4. Be registered as a statutory auditor in the public register of a public oversight body in a third country, partner country or OCT, provided this register is subject to principles of public oversight as set out in the legislation of the country concerned.

If the performance of controllers in decentralised systems casts doubts on their professional standards, the MA reserves the right to require that the selected controller is replaced, in consultation with the national responsible body.

Irrespective of the type of control system, national controllers must have enough capacity for processing the expenditure submitted by the beneficiaries without delays. A timely verification of expenditure by the controllers largely depends on the completeness and accuracy of documents submitted by the beneficiary which, in turn, must also be ready to respond quickly to requests for clarification that the controller may pose.

Independence of Controllers

Controllers must be independent from the beneficiary. The independence of external controllers may not always be given if close commercial relations exist between the partner institution and the selected controller (e.g. use of own tax accountants).

In Member States with a decentralised control system, minimum requirements on independence are set at the national level.

Selection and Approbation of Controllers in Decentralised Systems

When a beneficiary in a decentralised control system selects a controller, the selection shall respect procurement rules as described in chapter I.4.4.1.

It is highly recommended to foresee contractual clauses, which:

  • Define the liability of the controller linked to the quality of the performance;
  • Ensure the availability of the selected controller also in the project closure phase, i.e. until the last instalment has been paid out following the project end and beyond in case of audits.

Following the selection of the controller by the beneficiary, the controller must be approved by an approbation body designated by the Member State. Following checks, the national approbation body issues an official approbation certificate. The assignment of the national controllers to an authorised control institution and to a beneficiary in Jems is done by the relevant national control body.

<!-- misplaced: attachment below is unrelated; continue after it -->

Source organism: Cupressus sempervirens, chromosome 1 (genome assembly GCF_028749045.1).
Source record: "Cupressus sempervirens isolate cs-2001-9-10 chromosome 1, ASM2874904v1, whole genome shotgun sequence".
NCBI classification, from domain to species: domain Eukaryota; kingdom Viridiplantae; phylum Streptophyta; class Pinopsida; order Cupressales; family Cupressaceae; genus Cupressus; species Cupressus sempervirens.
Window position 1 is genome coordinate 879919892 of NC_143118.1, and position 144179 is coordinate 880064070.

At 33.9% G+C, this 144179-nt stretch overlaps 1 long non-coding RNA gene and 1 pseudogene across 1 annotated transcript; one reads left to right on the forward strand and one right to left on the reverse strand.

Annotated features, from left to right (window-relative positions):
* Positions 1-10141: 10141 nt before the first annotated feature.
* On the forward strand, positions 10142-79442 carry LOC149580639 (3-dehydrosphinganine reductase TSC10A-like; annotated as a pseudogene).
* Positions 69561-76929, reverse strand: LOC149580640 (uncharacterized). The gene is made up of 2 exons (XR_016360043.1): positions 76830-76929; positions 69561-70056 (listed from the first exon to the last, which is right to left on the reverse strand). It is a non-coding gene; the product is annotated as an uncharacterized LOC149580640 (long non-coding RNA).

Programme bodies can only accept project expenditure that is verified through certificates issued by approved controllers.

Control Work

National controllers have to verify at least that:

  • Expenditure claimed on a real costs basis relates to the eligible period and has been paid;
  • Expenditure relates to an approved project;
  • Expenditure complies with programme conditions and with the applicable eligibility rules;
  • Supporting documents are sufficient and an adequate audit trail exists;
  • In case of flat rates or lump sums conditions for payments have been fulfilled;
  • Expenditure complies with State aid rules, procurement rules, branding rules, as well as sustainable development (including environment protection), equal opportunity and non-discrimination requirements;
  • The project physically progresses;
  • The delivery of products or services is in full compliance with the content of the subsidy contract, including the latest version of the approved application form;
  • An effectively functioning accounting system exists on the level of the beneficiary allowing a clear identification of project-related expenditure.

Expenditure incurred and paid by beneficiaries can be claimed only after it was verified by their respective national controller.